How To Use A Branding Iron

VIDEO

This branding iron from Cranford Design Works is a great addition to my shop. This kit allowed me to turn the handle on my own. In this video, I show how to use a branding iron and answer a few questions you might have about them. 

BACKGROUND

I have always liked branding irons. I've seen people mark their work with them, and have always wanted that for myself. A quality branding iron can be costly, but they can last a lifetime if cared for properly. And they can leaving a lasting impression on your pieces that will not easily be removed. 

TOOLS & MATERIALS

(These are affiliate links. Clicking on them and buying anything on amazon helps support me, at no extra cost to you.)

Cranford Design Works Branding Iron Kit - t.co/fw0rpgFlTy

Table saw - http://amzn.to/2GcfFcI

Lathe - http://amzn.to/2u2QYdK

Carbide turning tools - http://amzn.to/2pucrb7

4-jaw chuck - http://amzn.to/2FWxxEZ

Drill chuck - http://amzn.to/2FXvKQc

Pull saw - http://amzn.to/2ufiJ3d

Sandpaper - http://amzn.to/2G7kaW5

5 Minute Epoxy - http://amzn.to/2pw2zxp

Lacquer - http://amzn.to/2puMrvk

Random orbit sander - http://amzn.to/2GPjaUo

STEPS

The kit I have came with a maple turning blank, a short steel rod, a long steel rod, a brass ferrule and the head of the branding iron itself. 

First, I marked for center on the turning blank for the handle. Then, I took it to the table saw to rip off the sharp corners. This helps it to turn more easily.

Screen Shot 2018-03-20 at 11.25.08 PM.png

Next, I chucked one end up into the 4-jaw chuck on the lathe. I did this loosely, and brought the tailstock with the live center up to the blank tightly. Then, I secured the blank firmly into the chuck. 

I wasn't going for any crazy shape, but just a general shape that is a bit more rounded at the back of the handle than I have done in the past. I saw an example from Cranford Design Work and liked how it looked, so I attempted to make mine look the same. Once I got the blank mostly round, I measured the size of the ferrule, and turned down the part of the blank to accept the ferrule. It is much easier to do the finish shaping of the handle after the ferrule is already on the piece. 

Screen Shot 2018-03-20 at 11.25.36 PM.png
Screen Shot 2018-03-20 at 11.25.40 PM.png
Screen Shot 2018-03-20 at 11.25.56 PM.png

I used some 80 grit sandpaper to scuff up the inside of the ferrule. The idea is that this gives the epoxy a bit more of a bite and it can hold even better. Once the wood blank has been turned down enough to accept the ferrule, mix up a little 5-minute epoxy. Add it to the work piece and to the inside of the ferrule. Then, slowly rotate it onto the work piece. Be sure to have a paper towel handy for any of the epoxy that squeezes out.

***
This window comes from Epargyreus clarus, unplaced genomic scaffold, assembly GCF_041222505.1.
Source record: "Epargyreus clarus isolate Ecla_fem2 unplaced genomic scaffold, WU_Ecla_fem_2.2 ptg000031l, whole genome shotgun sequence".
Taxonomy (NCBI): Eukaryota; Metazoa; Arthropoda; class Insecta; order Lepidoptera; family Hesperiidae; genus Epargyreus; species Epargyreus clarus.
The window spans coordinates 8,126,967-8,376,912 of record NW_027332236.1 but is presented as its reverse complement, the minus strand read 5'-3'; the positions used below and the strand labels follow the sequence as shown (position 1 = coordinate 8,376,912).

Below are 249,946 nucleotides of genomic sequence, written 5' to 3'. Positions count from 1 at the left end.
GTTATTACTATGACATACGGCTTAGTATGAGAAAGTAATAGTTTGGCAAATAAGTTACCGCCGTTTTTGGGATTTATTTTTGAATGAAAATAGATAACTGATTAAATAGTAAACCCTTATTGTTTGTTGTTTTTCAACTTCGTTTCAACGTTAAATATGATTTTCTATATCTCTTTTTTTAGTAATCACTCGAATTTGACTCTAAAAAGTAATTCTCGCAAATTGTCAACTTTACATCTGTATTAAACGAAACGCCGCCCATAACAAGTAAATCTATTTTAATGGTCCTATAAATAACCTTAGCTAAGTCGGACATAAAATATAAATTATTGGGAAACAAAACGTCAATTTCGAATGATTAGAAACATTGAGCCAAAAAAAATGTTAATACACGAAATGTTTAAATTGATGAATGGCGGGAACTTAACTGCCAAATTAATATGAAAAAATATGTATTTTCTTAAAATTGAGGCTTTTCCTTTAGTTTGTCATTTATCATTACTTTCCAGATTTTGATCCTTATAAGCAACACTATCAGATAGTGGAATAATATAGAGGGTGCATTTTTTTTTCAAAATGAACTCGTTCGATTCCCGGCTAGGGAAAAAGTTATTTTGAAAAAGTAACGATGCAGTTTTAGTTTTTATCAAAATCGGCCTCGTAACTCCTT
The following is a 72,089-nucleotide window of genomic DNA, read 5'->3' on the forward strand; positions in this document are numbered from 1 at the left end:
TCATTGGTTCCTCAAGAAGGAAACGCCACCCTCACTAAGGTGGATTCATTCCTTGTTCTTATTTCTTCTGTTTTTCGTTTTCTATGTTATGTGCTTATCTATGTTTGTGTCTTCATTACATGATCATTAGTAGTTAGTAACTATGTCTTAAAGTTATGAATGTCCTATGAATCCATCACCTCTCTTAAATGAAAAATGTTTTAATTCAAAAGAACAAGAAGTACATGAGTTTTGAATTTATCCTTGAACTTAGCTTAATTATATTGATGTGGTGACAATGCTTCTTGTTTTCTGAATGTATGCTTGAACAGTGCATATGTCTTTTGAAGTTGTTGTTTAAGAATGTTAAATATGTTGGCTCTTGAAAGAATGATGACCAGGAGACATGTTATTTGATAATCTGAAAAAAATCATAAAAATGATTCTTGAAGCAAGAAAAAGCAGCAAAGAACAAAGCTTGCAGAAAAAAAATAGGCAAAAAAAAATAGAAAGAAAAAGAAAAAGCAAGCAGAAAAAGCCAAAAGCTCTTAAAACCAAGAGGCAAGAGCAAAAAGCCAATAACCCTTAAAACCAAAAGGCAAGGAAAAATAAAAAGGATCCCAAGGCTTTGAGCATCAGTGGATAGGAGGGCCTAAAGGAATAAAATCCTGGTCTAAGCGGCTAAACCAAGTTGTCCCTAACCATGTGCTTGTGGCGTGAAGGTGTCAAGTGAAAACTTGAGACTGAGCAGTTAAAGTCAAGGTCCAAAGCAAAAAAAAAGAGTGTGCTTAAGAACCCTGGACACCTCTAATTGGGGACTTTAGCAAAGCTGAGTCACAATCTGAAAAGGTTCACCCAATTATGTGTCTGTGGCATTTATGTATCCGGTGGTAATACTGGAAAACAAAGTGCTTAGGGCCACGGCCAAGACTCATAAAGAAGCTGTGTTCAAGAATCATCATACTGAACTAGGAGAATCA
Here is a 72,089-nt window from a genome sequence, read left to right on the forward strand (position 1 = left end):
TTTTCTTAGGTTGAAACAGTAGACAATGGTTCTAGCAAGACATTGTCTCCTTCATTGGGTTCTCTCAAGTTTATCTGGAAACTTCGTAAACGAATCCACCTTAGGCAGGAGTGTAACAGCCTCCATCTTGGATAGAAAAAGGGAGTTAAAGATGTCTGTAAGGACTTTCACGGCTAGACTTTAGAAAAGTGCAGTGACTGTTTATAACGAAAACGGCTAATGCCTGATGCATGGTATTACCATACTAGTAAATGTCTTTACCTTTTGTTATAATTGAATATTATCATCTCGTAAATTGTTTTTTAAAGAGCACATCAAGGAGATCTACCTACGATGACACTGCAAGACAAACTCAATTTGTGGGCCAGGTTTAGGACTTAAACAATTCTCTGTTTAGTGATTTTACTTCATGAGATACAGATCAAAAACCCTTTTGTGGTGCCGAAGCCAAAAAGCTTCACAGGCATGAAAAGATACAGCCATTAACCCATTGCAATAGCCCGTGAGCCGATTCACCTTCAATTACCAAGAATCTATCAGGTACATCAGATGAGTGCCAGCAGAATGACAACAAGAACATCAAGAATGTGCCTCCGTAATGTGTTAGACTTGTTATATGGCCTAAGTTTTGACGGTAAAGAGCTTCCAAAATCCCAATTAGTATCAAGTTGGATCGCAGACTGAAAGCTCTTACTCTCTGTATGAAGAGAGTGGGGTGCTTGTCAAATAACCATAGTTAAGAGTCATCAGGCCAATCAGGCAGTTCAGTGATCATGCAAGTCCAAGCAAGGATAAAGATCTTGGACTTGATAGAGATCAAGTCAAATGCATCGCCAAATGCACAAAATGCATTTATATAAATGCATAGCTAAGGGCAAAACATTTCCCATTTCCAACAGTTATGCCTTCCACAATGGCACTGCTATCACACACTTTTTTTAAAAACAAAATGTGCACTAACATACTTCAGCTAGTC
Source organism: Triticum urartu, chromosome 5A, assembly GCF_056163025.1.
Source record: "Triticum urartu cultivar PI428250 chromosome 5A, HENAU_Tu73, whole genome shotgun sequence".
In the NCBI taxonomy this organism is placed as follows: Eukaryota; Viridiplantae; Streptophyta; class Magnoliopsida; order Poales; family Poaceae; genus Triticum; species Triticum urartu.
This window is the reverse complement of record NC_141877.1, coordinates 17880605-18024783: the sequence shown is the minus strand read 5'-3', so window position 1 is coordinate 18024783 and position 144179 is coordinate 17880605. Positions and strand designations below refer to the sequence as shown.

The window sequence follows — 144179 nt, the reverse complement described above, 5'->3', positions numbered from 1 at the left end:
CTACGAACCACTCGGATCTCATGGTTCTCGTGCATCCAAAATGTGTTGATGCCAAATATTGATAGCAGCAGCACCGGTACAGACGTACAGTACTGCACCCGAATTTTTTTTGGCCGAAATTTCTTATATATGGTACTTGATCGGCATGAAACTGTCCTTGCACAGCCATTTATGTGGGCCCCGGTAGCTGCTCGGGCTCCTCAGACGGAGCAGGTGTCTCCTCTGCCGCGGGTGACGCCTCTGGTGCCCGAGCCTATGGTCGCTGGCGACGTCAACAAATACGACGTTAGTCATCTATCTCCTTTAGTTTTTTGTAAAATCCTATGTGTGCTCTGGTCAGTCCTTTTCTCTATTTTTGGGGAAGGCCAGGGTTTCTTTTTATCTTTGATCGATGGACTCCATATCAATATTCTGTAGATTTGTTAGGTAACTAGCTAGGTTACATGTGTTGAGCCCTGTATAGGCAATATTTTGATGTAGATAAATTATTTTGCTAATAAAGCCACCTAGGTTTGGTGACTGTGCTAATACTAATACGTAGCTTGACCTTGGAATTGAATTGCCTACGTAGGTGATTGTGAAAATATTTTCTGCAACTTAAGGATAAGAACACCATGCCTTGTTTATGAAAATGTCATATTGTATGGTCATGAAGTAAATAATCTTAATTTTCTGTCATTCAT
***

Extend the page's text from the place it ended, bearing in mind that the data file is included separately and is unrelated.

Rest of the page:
Now, it is time to finish shaping the handle. 

After I've sanded everything starting at 150 grit and going all the way up to 600, I applied the finish to the handle. I just used a can of spray lacquer that I had, and I probably put on about 6 or 7 really light coats. 

Screen Shot 2018-03-20 at 11.26.31 PM.png
Screen Shot 2018-03-20 at 11.27.08 PM.png

Then, I moved the tailstock back and put in the drill chuck with a 3/8" spade bit. I did some tests before I drilled into my finished piece and found that one particular brand of drill bit was a really nice fit for the steel rod. It was a tight enough vacuum fit that when I pulled it back out, it made a pop like a cork! It is recommended that you drill about half of the distance of the handle. I did a little less than this, just because I wanted a longer overall tool. 

Screen Shot 2018-03-20 at 11.26.21 PM.png

At this point, the wood blank could be removed from the lathe chuck. I left the tenon on it so that I could use that to stand this piece up in a clamp to accept the steel rod. I clamped the piece vertically, mixed up some more epoxy and put it into the hole and on the rod itself. Don't forget to scuff the rod again for that grabbing power, but don't scuff it too high...you don't want to mess up the look! I set the rod into the hole, wiping off any of the epoxy that squeezed out. Then, I left it overnight to cure fully.

After the epoxy was fully cured, all that was left was to assemble everything. The steel rod just fits into the recess on the head of the branding iron. Then, using the embedded set screw, I secured the rod tightly. 

Then, it was time to brand everything! I tried it out on a variety of soft and hard woods, leather and even cardboard. The cardboard was one that Cranford Design Works told me about. I'm not sure I would have even thought of it. In fact, when they shipped the kits to me, two sides of the boxes were branded with their logo, and i thought it was a really nice touch. 

CONCLUSION

Overall, this was a fun project to turn this handle and learn all about branding irons. This kit I got was the right mix of DIY, precision and fun! Let me know below if you have any questions, and if you haven't already, go watch the video. Thanks for following along with this project! 

Bruce A. UlrichComment